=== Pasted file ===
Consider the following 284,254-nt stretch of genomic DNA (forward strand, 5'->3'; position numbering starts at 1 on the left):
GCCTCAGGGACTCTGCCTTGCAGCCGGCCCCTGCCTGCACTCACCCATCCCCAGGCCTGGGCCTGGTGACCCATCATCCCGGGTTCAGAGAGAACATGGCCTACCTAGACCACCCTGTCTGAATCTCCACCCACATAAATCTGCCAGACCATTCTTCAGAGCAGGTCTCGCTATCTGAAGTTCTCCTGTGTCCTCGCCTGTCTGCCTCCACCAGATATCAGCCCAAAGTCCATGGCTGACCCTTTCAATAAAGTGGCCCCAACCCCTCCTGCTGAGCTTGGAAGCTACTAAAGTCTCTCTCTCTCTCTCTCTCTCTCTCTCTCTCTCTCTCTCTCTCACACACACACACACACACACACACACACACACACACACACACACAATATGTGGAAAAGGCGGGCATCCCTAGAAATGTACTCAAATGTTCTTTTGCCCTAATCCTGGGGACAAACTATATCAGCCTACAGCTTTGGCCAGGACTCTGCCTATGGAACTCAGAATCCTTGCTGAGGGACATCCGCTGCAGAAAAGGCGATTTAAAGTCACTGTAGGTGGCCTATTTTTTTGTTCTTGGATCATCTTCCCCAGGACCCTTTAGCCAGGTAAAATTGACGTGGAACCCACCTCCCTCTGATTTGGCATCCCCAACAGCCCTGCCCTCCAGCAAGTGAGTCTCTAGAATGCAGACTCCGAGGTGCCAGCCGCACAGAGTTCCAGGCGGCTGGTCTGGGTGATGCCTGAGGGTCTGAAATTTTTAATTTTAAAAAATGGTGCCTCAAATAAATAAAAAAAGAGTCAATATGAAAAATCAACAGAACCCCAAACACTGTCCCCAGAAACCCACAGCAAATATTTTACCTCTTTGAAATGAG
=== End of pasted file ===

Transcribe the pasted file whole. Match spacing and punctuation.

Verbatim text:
Consider the following 284,254-nt stretch of genomic DNA (forward strand, 5'->3'; position numbering starts at 1 on the left):
GCCTCAGGGACTCTGCCTTGCAGCCGGCCCCTGCCTGCACTCACCCATCCCCAGGCCTGGGCCTGGTGACCCATCATCCCGGGTTCAGAGAGAACATGGCCTACCTAGACCACCCTGTCTGAATCTCCACCCACATAAATCTGCCAGACCATTCTTCAGAGCAGGTCTCGCTATCTGAAGTTCTCCTGTGTCCTCGCCTGTCTGCCTCCACCAGATATCAGCCCAAAGTCCATGGCTGACCCTTTCAATAAAGTGGCCCCAACCCCTCCTGCTGAGCTTGGAAGCTACTAAAGTCTCTCTCTCTCTCTCTCTCTCTCTCTCTCTCTCTCTCTCTCTCACACACACACACACACACACACACACACACACACACACACACACAATATGTGGAAAAGGCGGGCATCCCTAGAAATGTACTCAAATGTTCTTTTGCCCTAATCCTGGGGACAAACTATATCAGCCTACAGCTTTGGCCAGGACTCTGCCTATGGAACTCAGAATCCTTGCTGAGGGACATCCGCTGCAGAAAAGGCGATTTAAAGTCACTGTAGGTGGCCTATTTTTTTGTTCTTGGATCATCTTCCCCAGGACCCTTTAGCCAGGTAAAATTGACGTGGAACCCACCTCCCTCTGATTTGGCATCCCCAACAGCCCTGCCCTCCAGCAAGTGAGTCTCTAGAATGCAGACTCCGAGGTGCCAGCCGCACAGAGTTCCAGGCGGCTGGTCTGGGTGATGCCTGAGGGTCTGAAATTTTTAATTTTAAAAAATGGTGCCTCAAATAAATAAAAAAAGAGTCAATATGAAAAATCAACAGAACCCCAAACACTGTCCCCAGAAACCCACAGCAAATATTTTACCTCTTTGAAATGAG